ChatGPT and the future of political ads

With all the ChatGPT hype this week, it’s a good time to think about a prospective future for AI that has it producing deeply personalised information and communication.

For political ads, a tool like ChatGPT could write and design (or film or assemble) thousands of variations of political ads based on desired topic, emotional pitch, the right type of “ask” and so on (ChatGPT currently seems to have guardrails that would stop it doing this, but these tools won’t get less capable).

So far, the value of extreme personalisation, where it has to be mostly hand-cranked by humans and spreadsheets, has been mixed. Some studies of “microtargeting” have shown it to be highly effective, while others have found it totally ineffective. Either way, it takes a lot of work, meaning most campaigns have preferred much simpler strategies.

But when future AI/ML tools can do this personalisation work for campaigns, it’ll become cheap – so cheap it’ll end up being a standard feature within the ad buying interfaces of services where you can reach big audiences.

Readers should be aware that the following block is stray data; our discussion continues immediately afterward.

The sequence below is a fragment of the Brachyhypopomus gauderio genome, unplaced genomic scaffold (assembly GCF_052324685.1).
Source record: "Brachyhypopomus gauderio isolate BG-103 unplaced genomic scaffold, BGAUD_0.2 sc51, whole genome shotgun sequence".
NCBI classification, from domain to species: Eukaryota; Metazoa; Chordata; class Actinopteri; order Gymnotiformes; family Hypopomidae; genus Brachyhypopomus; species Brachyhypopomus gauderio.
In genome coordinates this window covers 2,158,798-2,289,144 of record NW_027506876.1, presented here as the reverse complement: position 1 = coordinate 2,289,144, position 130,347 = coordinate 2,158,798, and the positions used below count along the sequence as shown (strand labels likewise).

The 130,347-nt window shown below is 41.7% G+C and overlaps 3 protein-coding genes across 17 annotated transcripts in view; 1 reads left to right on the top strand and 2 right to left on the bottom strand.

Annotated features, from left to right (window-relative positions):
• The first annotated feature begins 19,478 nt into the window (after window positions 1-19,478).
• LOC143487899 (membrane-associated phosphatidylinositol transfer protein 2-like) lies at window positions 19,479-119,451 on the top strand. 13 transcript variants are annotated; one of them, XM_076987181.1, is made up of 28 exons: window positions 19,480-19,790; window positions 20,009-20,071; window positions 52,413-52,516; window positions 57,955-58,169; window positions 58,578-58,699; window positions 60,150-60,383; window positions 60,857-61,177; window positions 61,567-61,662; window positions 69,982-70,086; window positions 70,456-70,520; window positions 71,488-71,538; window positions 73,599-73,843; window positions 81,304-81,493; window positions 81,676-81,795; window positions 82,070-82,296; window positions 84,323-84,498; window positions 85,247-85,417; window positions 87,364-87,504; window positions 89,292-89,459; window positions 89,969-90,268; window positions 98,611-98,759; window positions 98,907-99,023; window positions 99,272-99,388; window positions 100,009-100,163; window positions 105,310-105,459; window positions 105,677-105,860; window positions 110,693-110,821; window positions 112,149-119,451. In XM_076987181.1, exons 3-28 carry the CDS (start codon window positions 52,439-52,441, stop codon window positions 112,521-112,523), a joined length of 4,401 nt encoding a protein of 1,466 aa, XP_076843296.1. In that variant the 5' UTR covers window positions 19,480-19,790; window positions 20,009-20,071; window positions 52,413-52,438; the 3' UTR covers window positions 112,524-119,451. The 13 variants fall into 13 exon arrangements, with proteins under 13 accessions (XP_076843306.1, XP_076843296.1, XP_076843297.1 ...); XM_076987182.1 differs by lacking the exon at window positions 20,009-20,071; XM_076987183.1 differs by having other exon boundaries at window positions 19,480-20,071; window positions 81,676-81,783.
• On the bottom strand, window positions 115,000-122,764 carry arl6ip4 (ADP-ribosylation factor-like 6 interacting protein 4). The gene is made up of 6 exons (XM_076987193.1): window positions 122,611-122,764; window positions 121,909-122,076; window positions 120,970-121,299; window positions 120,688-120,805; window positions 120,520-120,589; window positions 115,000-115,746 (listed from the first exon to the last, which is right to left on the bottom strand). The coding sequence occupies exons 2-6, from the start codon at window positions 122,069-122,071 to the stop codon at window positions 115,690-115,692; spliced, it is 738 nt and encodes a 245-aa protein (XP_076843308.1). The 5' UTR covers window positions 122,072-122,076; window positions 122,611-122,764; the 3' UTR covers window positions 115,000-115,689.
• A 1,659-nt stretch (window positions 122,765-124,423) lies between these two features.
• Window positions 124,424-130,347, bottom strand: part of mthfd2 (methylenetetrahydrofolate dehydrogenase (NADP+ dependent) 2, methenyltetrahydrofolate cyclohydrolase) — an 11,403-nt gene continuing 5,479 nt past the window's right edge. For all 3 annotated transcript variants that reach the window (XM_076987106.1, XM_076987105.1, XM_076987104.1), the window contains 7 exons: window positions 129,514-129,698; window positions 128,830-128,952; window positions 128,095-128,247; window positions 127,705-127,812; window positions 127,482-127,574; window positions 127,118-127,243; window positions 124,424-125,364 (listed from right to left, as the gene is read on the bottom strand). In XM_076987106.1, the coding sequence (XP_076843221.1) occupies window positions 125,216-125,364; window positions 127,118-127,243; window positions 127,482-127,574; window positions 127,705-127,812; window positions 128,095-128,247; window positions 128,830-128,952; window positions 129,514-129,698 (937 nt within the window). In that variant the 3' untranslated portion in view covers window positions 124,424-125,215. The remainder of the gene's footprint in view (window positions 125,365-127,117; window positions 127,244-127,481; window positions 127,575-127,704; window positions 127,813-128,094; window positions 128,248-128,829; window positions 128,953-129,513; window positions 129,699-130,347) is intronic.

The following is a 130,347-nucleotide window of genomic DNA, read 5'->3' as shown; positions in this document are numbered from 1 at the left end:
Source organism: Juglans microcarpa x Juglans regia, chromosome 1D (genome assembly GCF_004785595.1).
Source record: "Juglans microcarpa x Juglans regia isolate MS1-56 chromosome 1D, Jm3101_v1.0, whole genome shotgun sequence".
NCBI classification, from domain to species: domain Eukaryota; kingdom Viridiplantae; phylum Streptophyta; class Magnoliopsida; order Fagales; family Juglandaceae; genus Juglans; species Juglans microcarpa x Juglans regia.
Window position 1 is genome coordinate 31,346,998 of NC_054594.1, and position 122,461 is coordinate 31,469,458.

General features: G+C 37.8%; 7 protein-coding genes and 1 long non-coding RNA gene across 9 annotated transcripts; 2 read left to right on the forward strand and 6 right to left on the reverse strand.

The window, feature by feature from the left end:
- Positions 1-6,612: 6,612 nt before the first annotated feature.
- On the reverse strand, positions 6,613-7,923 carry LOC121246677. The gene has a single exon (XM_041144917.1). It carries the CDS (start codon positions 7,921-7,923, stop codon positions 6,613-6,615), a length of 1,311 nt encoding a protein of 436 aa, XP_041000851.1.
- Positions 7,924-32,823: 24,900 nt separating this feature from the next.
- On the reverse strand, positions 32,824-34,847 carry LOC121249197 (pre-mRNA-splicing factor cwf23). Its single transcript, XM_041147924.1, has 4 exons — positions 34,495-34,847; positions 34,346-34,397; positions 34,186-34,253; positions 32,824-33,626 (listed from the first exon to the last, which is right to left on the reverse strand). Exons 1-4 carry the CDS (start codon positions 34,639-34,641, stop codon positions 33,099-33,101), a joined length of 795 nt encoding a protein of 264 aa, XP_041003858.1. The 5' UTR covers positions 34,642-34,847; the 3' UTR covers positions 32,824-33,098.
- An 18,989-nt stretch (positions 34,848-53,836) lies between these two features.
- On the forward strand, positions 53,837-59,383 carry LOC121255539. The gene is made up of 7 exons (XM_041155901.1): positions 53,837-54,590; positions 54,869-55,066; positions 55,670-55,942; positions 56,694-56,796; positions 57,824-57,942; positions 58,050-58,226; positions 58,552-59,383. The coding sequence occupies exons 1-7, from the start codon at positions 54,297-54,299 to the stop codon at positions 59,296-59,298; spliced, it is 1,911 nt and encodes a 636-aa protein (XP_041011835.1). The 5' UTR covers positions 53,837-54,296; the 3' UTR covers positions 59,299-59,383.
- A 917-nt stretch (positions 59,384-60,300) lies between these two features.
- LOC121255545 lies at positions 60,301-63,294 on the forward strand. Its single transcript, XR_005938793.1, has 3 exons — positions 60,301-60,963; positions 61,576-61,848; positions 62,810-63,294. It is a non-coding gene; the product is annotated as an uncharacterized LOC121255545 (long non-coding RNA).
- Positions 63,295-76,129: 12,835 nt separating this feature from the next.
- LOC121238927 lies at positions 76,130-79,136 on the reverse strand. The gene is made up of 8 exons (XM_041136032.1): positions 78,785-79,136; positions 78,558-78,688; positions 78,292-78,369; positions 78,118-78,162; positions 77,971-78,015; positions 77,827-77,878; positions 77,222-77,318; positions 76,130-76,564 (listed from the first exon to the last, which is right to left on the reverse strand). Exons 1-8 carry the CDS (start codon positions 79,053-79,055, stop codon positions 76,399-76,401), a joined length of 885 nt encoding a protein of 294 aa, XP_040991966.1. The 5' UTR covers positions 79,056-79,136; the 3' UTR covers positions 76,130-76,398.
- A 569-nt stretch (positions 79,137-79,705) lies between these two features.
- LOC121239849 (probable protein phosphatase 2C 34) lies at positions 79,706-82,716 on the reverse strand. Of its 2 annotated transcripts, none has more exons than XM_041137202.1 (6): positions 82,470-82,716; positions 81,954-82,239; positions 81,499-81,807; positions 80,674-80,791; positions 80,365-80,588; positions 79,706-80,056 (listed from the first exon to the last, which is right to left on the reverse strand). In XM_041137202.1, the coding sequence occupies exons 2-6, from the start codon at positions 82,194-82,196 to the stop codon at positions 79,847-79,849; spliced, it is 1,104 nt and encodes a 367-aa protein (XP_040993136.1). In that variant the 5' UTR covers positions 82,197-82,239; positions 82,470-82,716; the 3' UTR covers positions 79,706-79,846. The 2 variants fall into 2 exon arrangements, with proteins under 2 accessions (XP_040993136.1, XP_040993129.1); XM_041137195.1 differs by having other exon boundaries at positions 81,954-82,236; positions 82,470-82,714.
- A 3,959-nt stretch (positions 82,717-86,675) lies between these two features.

“Check this box to personalise your ads” will be the only thing a campaign needs to do to create all the microtargeting it needs, with each ad tailored to some prior knowledge about its recipient and their likely response to it. Campaigns wouldn’t have a lot of control or scrutiny over what the ads say, but if they work and help you win an election, will they really care?

What would technology like this mean for efforts (like ours) to promote advertising transparency and accountability in order to protect democracy?

We think it’d be ruinous. There are already far too many ads. When you have to build software to try and track what’s going on (as we already have to), you’ve broken the idea that democratic campaigning is a human system containing people who campaign and people who hold campaigns accountable.

With the cost of creating infinitely large, super-personalised campaigns likely to fall dramatically, we need to start talking about rules that would limit the number of ads a campaign can create and run, while balancing this with their fundamental right to make the arguments they choose to make.

None of this is very far from becoming reality. In fact, it’ll probably be tried out by the Biden or Trump 2024 campaigns.